This is Oumou Sangare's fifth release including the Oumou compilation from 2004. She has been praised as The Songbird of Wassoulou, this being the style of music which developed from ancient hunting songs and is associated with the Wasulu region south of the Niger. On this album Oumou writes her own material, some based upon traditional songs, but make no mistake, this is modern music with modern themes.
In her songwriting she assumes the responsibility of her position, as she sees it, by using lyrics to address complex and traditional social issues such as the forced marriages of young girls, emigration, family unity, hope and support within the community and general respect for women. Indeed the song Koundaya is about using God given luck well, as though she reminds herself to do so. The lyrics are rich with metaphor, morality tales, proverbs and local sayings. I imagine that Oumou might have some resistance within her community from conservative elements.
Although the lyrics may appear weighty, the overriding impression is one of joy and hope. Seya itself means Joy. The music is exuberant with both male and female call and response, buoyant and colourful with a mix of traditional and modern instrumentation, and above all Oumou's supple, muscular voice sweeps, soars, dives and punctuates. It is a rhythmic vehicle, as well as melodic, unforced and natural.
She is accompanied by 49 musicians over the 11 tracks, including Pee Wee Ellis, Tony Allen, Cheick Tidiane Seck and Bassekou Kouyate, and the blend of the traditional n'goni, balafon, flutes and percussive instruments with organ, guitar, sax and trombone is organic, not ornate, vibrant but not jarring.
The CD is attractively packaged and includes English and French lyrics with an explanation of each song, although not Oumou's singing tongue(s), however you can easily enjoy the music without following the lyrics. If you are new to African music this is an excellent starting point. Mali is blessed with rich music from it's cultural diversity; there are 32 ethnic groups. If you wish to delve further into the variety which Mali offers I suggest you try the following, mainly recent, releases:
the late Ali Farka Toure - Savanne, Talking Timbuktoo (with Ry Cooder),
Rokia Taore - Bowmboi, or the latest Tchamantche,
Salif Keita - The Mansa of Mali....A Retrospective, or Moffou,
Bassekou Kouyate and N'goni Ba - Segu Blue
Toumani Diabate - In the Heart of The Moon (with Ali Farka Toure), The Mande Variations
Amadou & Miriam - the popular Dimanche A Bamako (produced by Manu Chao), or their latest Welcome To Mali (I haven't heard it yet, but it had good reviews),
or the desert blues band Tinariwen - Aman Iman: Water Is Life, or Amassakoul.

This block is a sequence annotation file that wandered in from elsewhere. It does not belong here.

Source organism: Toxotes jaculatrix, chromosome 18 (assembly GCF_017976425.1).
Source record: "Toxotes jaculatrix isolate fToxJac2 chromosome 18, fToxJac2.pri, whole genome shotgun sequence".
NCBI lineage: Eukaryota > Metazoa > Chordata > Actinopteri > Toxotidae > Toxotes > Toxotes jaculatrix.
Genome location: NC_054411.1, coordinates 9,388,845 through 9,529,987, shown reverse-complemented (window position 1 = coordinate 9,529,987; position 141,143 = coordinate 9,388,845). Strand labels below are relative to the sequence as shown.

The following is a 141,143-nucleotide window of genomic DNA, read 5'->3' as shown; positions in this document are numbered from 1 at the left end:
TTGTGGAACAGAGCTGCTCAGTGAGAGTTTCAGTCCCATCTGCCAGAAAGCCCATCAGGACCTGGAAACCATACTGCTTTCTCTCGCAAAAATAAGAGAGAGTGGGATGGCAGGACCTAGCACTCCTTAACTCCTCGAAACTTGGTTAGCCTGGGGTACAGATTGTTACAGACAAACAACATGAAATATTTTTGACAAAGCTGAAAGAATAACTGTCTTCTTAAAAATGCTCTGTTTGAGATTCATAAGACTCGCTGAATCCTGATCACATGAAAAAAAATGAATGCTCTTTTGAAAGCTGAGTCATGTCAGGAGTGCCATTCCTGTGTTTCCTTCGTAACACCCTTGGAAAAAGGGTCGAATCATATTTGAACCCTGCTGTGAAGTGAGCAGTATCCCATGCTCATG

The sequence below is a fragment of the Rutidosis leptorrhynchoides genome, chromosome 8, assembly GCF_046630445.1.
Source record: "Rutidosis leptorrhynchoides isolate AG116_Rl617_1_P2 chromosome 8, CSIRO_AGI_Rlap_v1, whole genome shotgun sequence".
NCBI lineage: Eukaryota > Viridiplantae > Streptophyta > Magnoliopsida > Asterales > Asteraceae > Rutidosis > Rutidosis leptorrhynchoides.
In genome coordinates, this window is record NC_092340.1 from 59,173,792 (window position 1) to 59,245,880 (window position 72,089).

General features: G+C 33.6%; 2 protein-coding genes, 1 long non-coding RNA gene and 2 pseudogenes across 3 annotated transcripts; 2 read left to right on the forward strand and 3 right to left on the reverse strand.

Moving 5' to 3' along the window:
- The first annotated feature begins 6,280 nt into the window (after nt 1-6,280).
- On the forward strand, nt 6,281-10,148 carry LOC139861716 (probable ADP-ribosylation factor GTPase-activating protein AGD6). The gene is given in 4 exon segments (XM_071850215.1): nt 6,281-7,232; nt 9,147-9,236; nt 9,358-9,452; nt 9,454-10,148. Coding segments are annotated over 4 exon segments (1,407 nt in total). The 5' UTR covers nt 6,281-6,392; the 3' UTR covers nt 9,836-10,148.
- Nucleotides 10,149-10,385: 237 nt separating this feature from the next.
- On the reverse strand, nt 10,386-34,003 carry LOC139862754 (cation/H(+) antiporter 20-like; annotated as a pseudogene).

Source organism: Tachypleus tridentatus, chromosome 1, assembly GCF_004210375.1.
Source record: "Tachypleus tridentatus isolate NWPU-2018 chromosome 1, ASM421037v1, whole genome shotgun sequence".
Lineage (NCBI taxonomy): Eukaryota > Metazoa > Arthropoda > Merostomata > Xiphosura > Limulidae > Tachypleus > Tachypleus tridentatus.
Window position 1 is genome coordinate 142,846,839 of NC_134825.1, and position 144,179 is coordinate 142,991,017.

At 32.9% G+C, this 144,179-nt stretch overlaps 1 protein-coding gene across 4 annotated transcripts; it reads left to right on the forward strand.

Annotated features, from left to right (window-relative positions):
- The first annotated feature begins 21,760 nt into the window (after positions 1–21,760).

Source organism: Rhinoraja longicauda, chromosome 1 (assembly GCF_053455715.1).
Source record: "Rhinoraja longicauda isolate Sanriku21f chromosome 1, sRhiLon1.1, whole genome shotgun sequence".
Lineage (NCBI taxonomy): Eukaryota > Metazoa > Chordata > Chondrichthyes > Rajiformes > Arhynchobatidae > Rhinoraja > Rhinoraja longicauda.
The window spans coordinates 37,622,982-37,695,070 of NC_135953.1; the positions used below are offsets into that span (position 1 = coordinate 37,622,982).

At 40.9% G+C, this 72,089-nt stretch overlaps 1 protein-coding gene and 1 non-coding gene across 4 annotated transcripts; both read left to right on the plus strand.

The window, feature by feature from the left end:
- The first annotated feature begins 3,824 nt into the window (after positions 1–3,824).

These are all differing styles and all appealing, and this is just Mali! To delve further into 'world music' check out Songlines (with free CD of sample tracks from recent releases) or fRoots (also with CD) magazines and/or the Rough Guide books called World Music. There is a whole world of music waiting to enrich your life; enjoy!!
For me, with SEYA Oumou has reached new heights in musical excellence. While she has continuously performed in Mali since her last CD, Oumou, and also produced a CD for the local market only, we have had to wait six years for a new recording. It was worth the wait for sure! Internationally, Oumou Sangaré had moved into the spotlight and become a household name for Mali music since 1989 with her CDs 'Moussoulou', Ko Sira, and Worotan(1996), my favourite among the earlier recordings.
Oumou is one of the best known female voices and artists from Mali. She brought Wassoulou music to the international stage. The distinct Wassoulou sound comes from a ethnic region that spans part of South western Mali and neighbouring regions in Guinea and Ivory Coast. The tunes are rooted in traditional griot music, often performed by strong female voices, such as Oumou Sangaré and carrying social messages. Oumou Sangaré, like many other Malian vocal musicians in the 'griot' tradition, takes her popularity as a responsibility to raise social concerns, in particular concerning women, such as forced marriages, polygamy, the need for harmony in domestic partnerships as well as respect for elders and community solidarity.
Staying true to her musical style and addressing the important social themes that have always been her preoccupation, the music is also innovative, vibrant and affecting. Her voice has matured and is even richer than before. For this collection, she has assembled an impressive team of backup performers and vocalists, complementing harmoniously her often soft and gentle voice. In partnership with Cheikh Tidiane Seck, who arranged some of the pieces, she has produced a really exquisite album. [Friederike Knabe]
Would you like to see more reviews about this item?
Most recent customer reviews
What other items do customers buy after viewing this item?